There is something very powerful about a new year, a new month, even a new week, which marks a point in time for people to “change” something in their lives. The diet and fitness industry is replete with a sense of revision and metamorphosis, especially around the new year. What values will you communicate to your participants this year to assist them in creating a physically fit foundation in their life?
This article in Bicycling magazine discusses the the mental and emotional benefits of riding a bike. Please share the reasons why you are so passionate about indoor cycling. What has it helped you overcome? Have you made important decisions after an amazing ride? Have you felt at peace with a troubling event or decision you had to make? Have you resolved conflicts with family or friends? I certainly know I have. Leave your comments so we all can celebrate.
Using visualization and imagery coaching techniques to inspire your students allows you to connect with your students on a much deeper level. Part 1 discusses the immense power of using visualization. Part 2 will provide colorful examples of expanding your coaching language. Parts 3–7 will give specific cues for flats, climbs, high-intensity efforts, and warm-up and cool-down. You will never run out of things to say again!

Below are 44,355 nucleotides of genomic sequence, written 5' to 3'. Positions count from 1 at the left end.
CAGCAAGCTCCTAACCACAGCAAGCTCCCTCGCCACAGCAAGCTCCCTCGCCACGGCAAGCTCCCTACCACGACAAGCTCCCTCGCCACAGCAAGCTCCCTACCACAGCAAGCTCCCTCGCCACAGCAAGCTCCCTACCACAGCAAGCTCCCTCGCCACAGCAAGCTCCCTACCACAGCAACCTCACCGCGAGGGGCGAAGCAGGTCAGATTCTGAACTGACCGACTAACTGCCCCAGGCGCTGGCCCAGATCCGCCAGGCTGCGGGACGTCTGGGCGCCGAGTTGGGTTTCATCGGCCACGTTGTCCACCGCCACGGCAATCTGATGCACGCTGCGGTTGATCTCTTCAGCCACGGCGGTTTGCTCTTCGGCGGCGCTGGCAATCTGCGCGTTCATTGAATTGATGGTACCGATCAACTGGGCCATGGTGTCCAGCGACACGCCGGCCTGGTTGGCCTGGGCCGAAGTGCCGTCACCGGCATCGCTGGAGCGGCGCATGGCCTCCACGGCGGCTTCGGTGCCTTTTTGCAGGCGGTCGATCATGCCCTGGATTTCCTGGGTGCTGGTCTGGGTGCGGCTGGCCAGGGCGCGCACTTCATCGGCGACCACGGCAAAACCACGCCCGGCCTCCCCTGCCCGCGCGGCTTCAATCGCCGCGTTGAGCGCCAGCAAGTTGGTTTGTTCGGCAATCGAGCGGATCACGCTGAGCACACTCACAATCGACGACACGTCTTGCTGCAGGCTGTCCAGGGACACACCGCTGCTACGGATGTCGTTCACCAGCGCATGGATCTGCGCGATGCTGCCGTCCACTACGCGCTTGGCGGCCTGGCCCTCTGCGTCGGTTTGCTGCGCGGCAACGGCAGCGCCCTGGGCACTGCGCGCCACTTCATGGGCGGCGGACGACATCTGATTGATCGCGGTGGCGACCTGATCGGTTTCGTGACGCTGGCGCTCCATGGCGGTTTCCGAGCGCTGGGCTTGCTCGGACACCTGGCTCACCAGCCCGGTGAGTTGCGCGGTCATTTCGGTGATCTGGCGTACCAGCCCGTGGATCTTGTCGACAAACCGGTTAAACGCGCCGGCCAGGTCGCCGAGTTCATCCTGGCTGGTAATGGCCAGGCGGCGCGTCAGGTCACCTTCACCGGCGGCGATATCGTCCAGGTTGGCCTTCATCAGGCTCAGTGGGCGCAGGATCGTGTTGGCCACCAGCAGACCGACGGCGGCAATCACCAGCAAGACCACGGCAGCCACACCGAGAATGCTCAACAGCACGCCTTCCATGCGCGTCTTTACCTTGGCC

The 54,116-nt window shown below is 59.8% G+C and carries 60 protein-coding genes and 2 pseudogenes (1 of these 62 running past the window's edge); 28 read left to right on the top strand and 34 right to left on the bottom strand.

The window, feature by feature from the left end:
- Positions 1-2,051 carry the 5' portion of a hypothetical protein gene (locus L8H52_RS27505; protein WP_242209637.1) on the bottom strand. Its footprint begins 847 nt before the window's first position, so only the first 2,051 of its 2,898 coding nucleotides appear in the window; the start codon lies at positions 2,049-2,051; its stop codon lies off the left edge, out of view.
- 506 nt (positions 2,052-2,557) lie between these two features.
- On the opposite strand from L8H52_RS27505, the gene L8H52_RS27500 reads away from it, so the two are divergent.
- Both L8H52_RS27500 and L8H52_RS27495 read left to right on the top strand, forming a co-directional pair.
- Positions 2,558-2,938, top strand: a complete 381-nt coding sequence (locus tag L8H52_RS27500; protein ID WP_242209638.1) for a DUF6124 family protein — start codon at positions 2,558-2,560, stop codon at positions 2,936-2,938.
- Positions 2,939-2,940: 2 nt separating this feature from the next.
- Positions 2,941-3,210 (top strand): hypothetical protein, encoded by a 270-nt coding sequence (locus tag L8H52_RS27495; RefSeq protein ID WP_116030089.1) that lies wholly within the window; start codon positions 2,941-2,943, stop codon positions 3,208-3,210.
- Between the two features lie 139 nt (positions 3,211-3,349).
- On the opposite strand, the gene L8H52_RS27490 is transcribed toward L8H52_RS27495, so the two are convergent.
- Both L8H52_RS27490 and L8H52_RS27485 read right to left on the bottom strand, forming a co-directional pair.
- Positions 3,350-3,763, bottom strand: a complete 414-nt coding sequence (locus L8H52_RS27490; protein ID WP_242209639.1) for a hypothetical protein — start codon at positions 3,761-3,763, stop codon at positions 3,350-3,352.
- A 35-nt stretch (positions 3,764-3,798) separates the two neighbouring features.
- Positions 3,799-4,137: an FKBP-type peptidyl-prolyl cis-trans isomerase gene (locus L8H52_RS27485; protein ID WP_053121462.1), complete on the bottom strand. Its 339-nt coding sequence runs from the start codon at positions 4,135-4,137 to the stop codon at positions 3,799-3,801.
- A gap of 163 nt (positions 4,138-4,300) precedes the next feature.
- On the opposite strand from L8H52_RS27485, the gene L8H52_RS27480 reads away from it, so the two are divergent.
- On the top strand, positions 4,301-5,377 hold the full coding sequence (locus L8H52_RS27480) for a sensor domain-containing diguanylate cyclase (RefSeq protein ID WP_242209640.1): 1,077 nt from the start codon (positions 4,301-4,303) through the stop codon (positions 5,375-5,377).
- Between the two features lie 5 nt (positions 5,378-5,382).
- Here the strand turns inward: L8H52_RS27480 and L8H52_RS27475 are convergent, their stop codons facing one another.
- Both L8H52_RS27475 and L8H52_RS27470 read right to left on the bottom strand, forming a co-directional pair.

One of our more popular series on ICA is a set of articles with various strategies for inspiring your students up long climbs. The series was called Strategy for Strength, and is one of the favorites we’ve done on ICA. One of the strategies was to inspire students to come up with a mantra that they repeat over and over to themselves as they climb. Of course, mantras aren’t just for climbing. I was inspired recently to come up with some for sustained tempo pace.
This is a post I wrote back in 2008 on my former blog Reach Your Peak. It explains why New Year’s resolutions generally don’t work and examines the best ways to achieve success by retraining the brain and overcoming the doubts and fears that plague us. My New Year’s profile “How Big is Your Why?” references some of the concepts I wrote about here, so I am resurrecting it from the archives.
Creating benchmarks and rewarding yourself for completing them is a classic strategy to get through a long and challenging event. I bet you have used a version of this outdoors, whether on a bike or in a 10K running race or triathlon. I use it all the time when on long climbs as it helps break up the distance or length of time into bite-size chunks. Here are some photos to use to inspire your students to break up the challenge into manageable segments.